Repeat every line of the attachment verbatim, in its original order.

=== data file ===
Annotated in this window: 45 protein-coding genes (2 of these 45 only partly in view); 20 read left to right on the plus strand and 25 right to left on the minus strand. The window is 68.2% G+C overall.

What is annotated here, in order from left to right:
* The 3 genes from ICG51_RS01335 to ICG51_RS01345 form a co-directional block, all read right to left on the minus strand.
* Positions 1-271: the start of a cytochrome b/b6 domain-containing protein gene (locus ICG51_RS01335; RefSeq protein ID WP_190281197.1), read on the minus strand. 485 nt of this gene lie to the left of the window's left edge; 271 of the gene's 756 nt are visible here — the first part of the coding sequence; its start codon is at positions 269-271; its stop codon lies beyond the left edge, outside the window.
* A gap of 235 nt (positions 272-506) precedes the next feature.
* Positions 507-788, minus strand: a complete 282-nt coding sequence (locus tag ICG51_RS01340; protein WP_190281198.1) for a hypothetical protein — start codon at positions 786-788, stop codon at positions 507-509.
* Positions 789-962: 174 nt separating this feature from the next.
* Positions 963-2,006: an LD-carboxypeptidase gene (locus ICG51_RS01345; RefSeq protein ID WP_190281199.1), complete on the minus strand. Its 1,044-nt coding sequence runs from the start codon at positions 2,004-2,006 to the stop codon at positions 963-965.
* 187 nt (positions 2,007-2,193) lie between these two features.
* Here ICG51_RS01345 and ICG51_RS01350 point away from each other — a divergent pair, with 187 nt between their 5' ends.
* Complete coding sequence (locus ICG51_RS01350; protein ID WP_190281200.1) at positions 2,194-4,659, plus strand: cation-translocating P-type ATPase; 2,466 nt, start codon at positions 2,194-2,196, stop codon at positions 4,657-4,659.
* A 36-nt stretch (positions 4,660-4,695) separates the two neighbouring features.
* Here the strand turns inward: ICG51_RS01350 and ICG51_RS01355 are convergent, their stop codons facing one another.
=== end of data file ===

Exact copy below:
Annotated in this window: 45 protein-coding genes (2 of these 45 only partly in view); 20 read left to right on the plus strand and 25 right to left on the minus strand. The window is 68.2% G+C overall.

What is annotated here, in order from left to right:
* The 3 genes from ICG51_RS01335 to ICG51_RS01345 form a co-directional block, all read right to left on the minus strand.
* Positions 1-271: the start of a cytochrome b/b6 domain-containing protein gene (locus ICG51_RS01335; RefSeq protein ID WP_190281197.1), read on the minus strand. 485 nt of this gene lie to the left of the window's left edge; 271 of the gene's 756 nt are visible here — the first part of the coding sequence; its start codon is at positions 269-271; its stop codon lies beyond the left edge, outside the window.
* A gap of 235 nt (positions 272-506) precedes the next feature.
* Positions 507-788, minus strand: a complete 282-nt coding sequence (locus tag ICG51_RS01340; protein WP_190281198.1) for a hypothetical protein — start codon at positions 786-788, stop codon at positions 507-509.
* Positions 789-962: 174 nt separating this feature from the next.
* Positions 963-2,006: an LD-carboxypeptidase gene (locus ICG51_RS01345; RefSeq protein ID WP_190281199.1), complete on the minus strand. Its 1,044-nt coding sequence runs from the start codon at positions 2,004-2,006 to the stop codon at positions 963-965.
* 187 nt (positions 2,007-2,193) lie between these two features.
* Here ICG51_RS01345 and ICG51_RS01350 point away from each other — a divergent pair, with 187 nt between their 5' ends.
* Complete coding sequence (locus ICG51_RS01350; protein ID WP_190281200.1) at positions 2,194-4,659, plus strand: cation-translocating P-type ATPase; 2,466 nt, start codon at positions 2,194-2,196, stop codon at positions 4,657-4,659.
* A 36-nt stretch (positions 4,660-4,695) separates the two neighbouring features.
* Here the strand turns inward: ICG51_RS01350 and ICG51_RS01355 are convergent, their stop codons facing one another.